women's rights in SwedenWith the 20th largest GDP per capita in the world, the affluent Scandinavian nation of Sweden is often seen as the quintessential nation for equality and liberalism. With its strong history of leading reforms promoting social welfare in Sweden, the country ranks first in Sustainable Development Goal progress out of the entirety of U.N. Member States. Of these reforms, many work to increase women’s rights in Sweden with a focus on ending the gender disparities visible in many other Western nations.

Reforms in Sweden Ending Gender Disparities

Sweden has been championing gender equality for centuries. In one of the earliest known cases in Europe, the Swedish government granted women in Sweden suffrage in local elections in 1718. In 1842, girls could attend schools typically restricted to males only. Then, in 1919, women gained full voting rights in a movement led by suffragist Elin Wägner. Reforms would continue throughout the 20th century with the legalization of birth control and abortions in 1938, the passing of legislation for mandatory three months of paid maternity leave in 1955 and the abolition of joint taxation in 1971.

Most recently, the Swedish government outlawed gender discrimination in the workplace in 1980. Sweden further expanded on these laws through the passing of the Swedish Discrimination Act in 2009 and its expansion in 2017 that added protections for members of the LGBTQ+ community, people with disabilities, racial and ethnic minorities and religious minorities.

Female Representation in Government

Because of the centuries of reform, the advancement of women’s rights in Sweden is visible even at the highest levels of government. As of 2019, women make up 46% of the Swedish parliament and 50% of the cabinet, including the position of minister of gender equality that Åsa Lindhagen holds.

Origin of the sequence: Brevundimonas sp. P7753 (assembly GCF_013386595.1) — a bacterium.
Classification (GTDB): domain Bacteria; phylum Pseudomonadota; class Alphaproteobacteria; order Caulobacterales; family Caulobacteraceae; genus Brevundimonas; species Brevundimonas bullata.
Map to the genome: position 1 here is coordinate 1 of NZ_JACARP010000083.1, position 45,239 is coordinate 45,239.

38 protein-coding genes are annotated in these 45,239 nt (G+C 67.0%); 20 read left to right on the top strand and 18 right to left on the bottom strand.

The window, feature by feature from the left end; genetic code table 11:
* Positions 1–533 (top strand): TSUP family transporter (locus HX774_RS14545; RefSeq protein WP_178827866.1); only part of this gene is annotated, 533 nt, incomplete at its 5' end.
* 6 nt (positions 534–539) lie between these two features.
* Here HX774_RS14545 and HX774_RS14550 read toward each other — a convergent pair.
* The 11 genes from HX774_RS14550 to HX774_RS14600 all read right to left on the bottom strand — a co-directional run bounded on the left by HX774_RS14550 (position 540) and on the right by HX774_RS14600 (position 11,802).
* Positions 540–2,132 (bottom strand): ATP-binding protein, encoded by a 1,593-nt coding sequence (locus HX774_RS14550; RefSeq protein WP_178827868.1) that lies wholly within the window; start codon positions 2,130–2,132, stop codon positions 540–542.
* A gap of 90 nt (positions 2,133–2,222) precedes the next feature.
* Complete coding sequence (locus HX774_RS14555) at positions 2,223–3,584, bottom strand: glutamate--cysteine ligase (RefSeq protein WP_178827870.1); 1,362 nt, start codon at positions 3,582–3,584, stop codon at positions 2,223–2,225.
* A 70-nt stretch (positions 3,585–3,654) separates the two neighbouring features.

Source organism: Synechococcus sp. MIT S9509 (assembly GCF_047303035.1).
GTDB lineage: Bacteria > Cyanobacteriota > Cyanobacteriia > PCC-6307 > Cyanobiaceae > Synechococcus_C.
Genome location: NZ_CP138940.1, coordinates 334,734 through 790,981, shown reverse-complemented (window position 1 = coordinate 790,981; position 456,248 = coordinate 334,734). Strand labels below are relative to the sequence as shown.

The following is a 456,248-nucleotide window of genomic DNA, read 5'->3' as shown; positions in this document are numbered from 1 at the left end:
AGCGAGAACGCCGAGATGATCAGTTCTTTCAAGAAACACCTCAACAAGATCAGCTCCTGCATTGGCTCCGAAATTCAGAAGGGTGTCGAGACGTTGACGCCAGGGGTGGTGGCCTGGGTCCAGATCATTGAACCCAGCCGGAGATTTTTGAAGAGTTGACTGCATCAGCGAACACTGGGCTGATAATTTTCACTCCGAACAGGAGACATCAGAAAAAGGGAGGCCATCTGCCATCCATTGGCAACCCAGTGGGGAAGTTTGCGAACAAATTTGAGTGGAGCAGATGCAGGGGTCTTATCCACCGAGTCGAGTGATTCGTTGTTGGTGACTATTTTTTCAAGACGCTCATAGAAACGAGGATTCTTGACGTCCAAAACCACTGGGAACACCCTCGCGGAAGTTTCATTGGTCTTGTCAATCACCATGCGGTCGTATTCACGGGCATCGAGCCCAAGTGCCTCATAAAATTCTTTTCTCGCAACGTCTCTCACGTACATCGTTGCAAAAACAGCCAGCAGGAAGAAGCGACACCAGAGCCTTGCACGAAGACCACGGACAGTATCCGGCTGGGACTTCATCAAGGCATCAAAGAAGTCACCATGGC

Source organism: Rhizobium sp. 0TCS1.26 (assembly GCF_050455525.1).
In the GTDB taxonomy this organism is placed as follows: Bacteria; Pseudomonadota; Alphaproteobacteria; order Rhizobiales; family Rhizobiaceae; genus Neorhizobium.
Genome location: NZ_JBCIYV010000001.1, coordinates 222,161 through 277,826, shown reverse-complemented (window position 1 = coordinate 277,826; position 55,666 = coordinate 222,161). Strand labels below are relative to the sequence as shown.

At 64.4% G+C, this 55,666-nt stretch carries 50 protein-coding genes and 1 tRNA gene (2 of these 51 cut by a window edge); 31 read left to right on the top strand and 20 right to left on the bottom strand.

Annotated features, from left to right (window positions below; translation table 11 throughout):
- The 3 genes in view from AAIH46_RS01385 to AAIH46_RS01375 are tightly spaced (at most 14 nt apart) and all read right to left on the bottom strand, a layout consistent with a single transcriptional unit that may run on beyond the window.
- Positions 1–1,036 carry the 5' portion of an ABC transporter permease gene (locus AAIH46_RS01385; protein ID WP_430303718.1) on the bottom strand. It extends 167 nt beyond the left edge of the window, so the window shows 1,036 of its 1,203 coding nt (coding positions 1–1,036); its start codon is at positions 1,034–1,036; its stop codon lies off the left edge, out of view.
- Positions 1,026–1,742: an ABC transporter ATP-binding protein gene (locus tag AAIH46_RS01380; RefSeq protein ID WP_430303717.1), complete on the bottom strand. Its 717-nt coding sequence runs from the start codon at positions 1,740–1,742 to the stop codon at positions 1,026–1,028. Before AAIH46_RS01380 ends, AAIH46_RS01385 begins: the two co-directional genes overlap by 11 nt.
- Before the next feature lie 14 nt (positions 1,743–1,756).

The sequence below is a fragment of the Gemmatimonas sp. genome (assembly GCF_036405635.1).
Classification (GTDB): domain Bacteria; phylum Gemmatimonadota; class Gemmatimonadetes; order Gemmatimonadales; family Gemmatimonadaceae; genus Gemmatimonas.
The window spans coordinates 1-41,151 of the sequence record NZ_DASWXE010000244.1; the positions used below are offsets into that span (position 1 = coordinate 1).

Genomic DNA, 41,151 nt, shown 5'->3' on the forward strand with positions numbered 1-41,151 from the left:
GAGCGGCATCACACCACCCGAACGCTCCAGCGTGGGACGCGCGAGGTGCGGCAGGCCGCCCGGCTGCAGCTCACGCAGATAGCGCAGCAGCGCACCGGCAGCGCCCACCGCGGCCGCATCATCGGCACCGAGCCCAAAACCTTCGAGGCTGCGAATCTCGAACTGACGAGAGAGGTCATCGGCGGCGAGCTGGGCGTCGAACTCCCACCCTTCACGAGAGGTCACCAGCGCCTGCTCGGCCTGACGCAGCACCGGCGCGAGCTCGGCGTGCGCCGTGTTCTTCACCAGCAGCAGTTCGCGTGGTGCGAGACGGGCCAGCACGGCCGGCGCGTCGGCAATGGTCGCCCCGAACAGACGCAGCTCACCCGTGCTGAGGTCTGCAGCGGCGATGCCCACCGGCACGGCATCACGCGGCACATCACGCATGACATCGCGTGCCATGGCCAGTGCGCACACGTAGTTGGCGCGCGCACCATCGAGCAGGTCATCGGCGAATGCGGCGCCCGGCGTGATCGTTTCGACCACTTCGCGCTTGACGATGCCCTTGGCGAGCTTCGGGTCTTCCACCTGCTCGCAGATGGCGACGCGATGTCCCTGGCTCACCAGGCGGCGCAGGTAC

In comparison, women account for 23.7% of today’s United States House of Representatives out of a total of 537 seats. Women also make up only 20.8% of President Donald Trump’s 24-member cabinet.

Sweden’s almost even distribution between male and female government officials represents the sheer advancement of women’s rights in Sweden. In fact, Sweden now considers feminism part of the official government policy rather than just a social movement with gender equality being “central to the government’s priority,” according to a government statement.

Continuing Gender Wage Gap

However, despite these reforms, the gender wage gap, like in many other developed nations, still persists. In a 2018 study by the European Union on the gender pay gap in EU countries, data indicated that women earn 12.2% less income than men in Sweden for jobs of the same nature.

While this pay gap is significantly lower than the United States’ 18% or the European Union average of 14.8%, it is also significantly higher than the 5% wage gap in Italy and Luxembourg.

Many experts describe the presence of a wage gap in gender-equal countries as a paradox. It is unknown why this phenomenon occurs when the Swedish government takes many measures to assure women’s rights in Sweden, but experts assume that culture around gender norms and roles plays a part.

Sweden’s historic reforms and the committed government have led the nation to become one of the most gender-equal countries in the world. Mandating paid maternity leave, legalizing birth control and abortions and increasing women’s representation in parliament all contribute to this success. However, Sweden still struggles to close the wage gap between males and females even amid the ever-evolving policy promoting women’s rights in Sweden but is, nonetheless, still making strides in gender equality.

Aidan Sun
Photo: Flickr